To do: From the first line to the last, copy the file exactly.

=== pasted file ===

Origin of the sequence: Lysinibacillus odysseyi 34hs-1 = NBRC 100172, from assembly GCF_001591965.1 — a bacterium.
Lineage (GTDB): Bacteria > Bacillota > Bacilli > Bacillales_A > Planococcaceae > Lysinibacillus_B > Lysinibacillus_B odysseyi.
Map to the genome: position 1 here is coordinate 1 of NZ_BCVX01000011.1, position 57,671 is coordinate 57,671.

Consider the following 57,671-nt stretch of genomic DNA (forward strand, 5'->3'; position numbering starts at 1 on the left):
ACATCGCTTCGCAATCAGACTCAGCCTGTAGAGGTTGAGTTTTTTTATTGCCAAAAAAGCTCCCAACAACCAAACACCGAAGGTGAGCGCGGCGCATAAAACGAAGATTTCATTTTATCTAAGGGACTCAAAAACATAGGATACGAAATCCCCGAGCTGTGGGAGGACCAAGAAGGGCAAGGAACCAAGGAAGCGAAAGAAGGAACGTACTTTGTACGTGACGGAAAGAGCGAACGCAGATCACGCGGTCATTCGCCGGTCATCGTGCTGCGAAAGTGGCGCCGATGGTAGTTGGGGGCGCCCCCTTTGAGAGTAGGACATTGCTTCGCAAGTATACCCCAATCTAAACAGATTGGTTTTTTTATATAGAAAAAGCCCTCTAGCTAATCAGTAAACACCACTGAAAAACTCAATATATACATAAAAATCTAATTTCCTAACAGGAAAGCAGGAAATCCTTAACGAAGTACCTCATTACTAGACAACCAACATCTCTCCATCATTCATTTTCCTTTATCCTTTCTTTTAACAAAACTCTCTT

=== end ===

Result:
Origin of the sequence: Lysinibacillus odysseyi 34hs-1 = NBRC 100172, from assembly GCF_001591965.1 — a bacterium.
Lineage (GTDB): Bacteria > Bacillota > Bacilli > Bacillales_A > Planococcaceae > Lysinibacillus_B > Lysinibacillus_B odysseyi.
Map to the genome: position 1 here is coordinate 1 of NZ_BCVX01000011.1, position 57,671 is coordinate 57,671.

Consider the following 57,671-nt stretch of genomic DNA (forward strand, 5'->3'; position numbering starts at 1 on the left):
ACATCGCTTCGCAATCAGACTCAGCCTGTAGAGGTTGAGTTTTTTTATTGCCAAAAAAGCTCCCAACAACCAAACACCGAAGGTGAGCGCGGCGCATAAAACGAAGATTTCATTTTATCTAAGGGACTCAAAAACATAGGATACGAAATCCCCGAGCTGTGGGAGGACCAAGAAGGGCAAGGAACCAAGGAAGCGAAAGAAGGAACGTACTTTGTACGTGACGGAAAGAGCGAACGCAGATCACGCGGTCATTCGCCGGTCATCGTGCTGCGAAAGTGGCGCCGATGGTAGTTGGGGGCGCCCCCTTTGAGAGTAGGACATTGCTTCGCAAGTATACCCCAATCTAAACAGATTGGTTTTTTTATATAGAAAAAGCCCTCTAGCTAATCAGTAAACACCACTGAAAAACTCAATATATACATAAAAATCTAATTTCCTAACAGGAAAGCAGGAAATCCTTAACGAAGTACCTCATTACTAGACAACCAACATCTCTCCATCATTCATTTTCCTTTATCCTTTCTTTTAACAAAACTCTCTT